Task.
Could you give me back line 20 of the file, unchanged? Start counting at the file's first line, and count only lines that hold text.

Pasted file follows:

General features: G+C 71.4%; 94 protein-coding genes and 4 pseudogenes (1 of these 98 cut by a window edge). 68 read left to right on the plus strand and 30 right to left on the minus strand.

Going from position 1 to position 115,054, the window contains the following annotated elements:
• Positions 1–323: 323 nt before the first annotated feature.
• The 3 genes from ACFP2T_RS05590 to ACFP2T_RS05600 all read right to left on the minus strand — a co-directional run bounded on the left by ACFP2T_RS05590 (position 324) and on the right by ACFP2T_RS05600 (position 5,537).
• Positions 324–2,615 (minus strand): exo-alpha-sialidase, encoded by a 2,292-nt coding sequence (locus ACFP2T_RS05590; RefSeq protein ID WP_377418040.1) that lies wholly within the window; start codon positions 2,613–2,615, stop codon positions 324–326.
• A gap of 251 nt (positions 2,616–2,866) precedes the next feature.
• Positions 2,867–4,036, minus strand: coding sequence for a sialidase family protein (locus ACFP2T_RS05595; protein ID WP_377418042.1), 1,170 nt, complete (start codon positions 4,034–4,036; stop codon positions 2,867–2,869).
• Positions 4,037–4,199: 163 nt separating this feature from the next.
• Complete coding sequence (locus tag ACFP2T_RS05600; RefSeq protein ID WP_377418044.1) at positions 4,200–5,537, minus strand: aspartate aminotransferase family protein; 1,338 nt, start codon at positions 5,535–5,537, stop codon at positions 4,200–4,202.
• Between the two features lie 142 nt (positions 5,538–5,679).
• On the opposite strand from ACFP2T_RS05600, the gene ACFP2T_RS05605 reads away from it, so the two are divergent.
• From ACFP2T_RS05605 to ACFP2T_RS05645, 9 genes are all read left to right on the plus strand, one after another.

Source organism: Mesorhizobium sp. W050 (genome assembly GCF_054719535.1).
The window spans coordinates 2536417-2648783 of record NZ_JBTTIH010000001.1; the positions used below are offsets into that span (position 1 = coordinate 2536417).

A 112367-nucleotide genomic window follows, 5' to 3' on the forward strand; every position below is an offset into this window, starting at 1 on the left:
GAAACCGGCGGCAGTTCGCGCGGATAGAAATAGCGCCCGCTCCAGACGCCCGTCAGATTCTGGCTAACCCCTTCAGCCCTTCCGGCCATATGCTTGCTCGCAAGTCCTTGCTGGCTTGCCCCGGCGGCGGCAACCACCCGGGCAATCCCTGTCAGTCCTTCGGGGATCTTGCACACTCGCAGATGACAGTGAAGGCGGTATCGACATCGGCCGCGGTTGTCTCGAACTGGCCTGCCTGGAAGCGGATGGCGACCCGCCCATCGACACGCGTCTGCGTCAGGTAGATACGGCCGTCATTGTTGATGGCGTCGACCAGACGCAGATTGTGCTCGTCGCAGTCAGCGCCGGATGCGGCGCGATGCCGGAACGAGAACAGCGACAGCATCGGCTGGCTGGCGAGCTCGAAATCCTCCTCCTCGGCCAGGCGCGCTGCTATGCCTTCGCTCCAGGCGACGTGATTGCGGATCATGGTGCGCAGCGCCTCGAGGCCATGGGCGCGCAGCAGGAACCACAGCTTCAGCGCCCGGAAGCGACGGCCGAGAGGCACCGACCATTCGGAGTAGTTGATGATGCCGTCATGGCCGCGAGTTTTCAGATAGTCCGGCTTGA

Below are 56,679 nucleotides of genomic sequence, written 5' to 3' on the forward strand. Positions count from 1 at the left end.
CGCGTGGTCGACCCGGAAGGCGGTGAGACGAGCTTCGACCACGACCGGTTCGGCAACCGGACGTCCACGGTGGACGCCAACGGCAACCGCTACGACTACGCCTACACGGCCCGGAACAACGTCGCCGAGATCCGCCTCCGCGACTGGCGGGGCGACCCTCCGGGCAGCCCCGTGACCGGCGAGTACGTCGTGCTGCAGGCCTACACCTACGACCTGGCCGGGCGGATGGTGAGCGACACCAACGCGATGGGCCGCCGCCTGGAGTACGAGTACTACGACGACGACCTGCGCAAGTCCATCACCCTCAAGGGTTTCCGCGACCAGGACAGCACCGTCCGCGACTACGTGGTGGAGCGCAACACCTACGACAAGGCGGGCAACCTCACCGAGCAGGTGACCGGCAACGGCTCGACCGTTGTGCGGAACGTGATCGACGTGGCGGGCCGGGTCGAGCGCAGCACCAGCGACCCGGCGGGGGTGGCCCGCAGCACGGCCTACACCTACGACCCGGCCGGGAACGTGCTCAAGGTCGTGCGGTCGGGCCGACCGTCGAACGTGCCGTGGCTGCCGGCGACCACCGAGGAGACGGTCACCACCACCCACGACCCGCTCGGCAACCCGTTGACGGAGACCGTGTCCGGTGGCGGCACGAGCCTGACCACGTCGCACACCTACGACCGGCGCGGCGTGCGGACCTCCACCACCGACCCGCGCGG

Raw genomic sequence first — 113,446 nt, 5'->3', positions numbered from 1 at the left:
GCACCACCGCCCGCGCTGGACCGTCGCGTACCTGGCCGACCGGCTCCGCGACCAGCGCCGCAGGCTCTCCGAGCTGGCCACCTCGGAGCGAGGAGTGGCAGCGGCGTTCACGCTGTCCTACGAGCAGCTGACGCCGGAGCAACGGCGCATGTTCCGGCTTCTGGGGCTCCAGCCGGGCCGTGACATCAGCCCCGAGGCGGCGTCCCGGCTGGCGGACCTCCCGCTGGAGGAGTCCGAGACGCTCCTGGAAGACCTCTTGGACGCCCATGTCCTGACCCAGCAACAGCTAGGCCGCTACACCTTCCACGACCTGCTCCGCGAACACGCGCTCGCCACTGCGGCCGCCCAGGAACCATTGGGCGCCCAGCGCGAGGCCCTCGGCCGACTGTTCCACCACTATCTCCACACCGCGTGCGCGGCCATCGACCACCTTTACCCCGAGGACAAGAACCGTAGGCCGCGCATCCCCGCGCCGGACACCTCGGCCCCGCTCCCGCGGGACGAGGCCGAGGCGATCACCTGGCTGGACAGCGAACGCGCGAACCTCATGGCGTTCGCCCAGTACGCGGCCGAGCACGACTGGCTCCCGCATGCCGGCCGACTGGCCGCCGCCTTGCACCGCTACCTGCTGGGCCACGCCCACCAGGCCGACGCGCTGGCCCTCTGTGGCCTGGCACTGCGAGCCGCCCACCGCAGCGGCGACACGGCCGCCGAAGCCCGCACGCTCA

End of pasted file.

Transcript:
GCACCACCGCCCGCGCTGGACCGTCGCGTACCTGGCCGACCGGCTCCGCGACCAGCGCCGCAGGCTCTCCGAGCTGGCCACCTCGGAGCGAGGAGTGGCAGCGGCGTTCACGCTGTCCTACGAGCAGCTGACGCCGGAGCAACGGCGCATGTTCCGGCTTCTGGGGCTCCAGCCGGGCCGTGACATCAGCCCCGAGGCGGCGTCCCGGCTGGCGGACCTCCCGCTGGAGGAGTCCGAGACGCTCCTGGAAGACCTCTTGGACGCCCATGTCCTGACCCAGCAACAGCTAGGCCGCTACACCTTCCACGACCTGCTCCGCGAACACGCGCTCGCCACTGCGGCCGCCCAGGAACCATTGGGCGCCCAGCGCGAGGCCCTCGGCCGACTGTTCCACCACTATCTCCACACCGCGTGCGCGGCCATCGACCACCTTTACCCCGAGGACAAGAACCGTAGGCCGCGCATCCCCGCGCCGGACACCTCGGCCCCGCTCCCGCGGGACGAGGCCGAGGCGATCACCTGGCTGGACAGCGAACGCGCGAACCTCATGGCGTTCGCCCAGTACGCGGCCGAGCACGACTGGCTCCCGCATGCCGGCCGACTGGCCGCCGCCTTGCACCGCTACCTGCTGGGCCACGCCCACCAGGCCGACGCGCTGGCCCTCTGTGGCCTGGCACTGCGAGCCGCCCACCGCAGCGGCGACACGGCCGCCGAAGCCCGCACGCTCA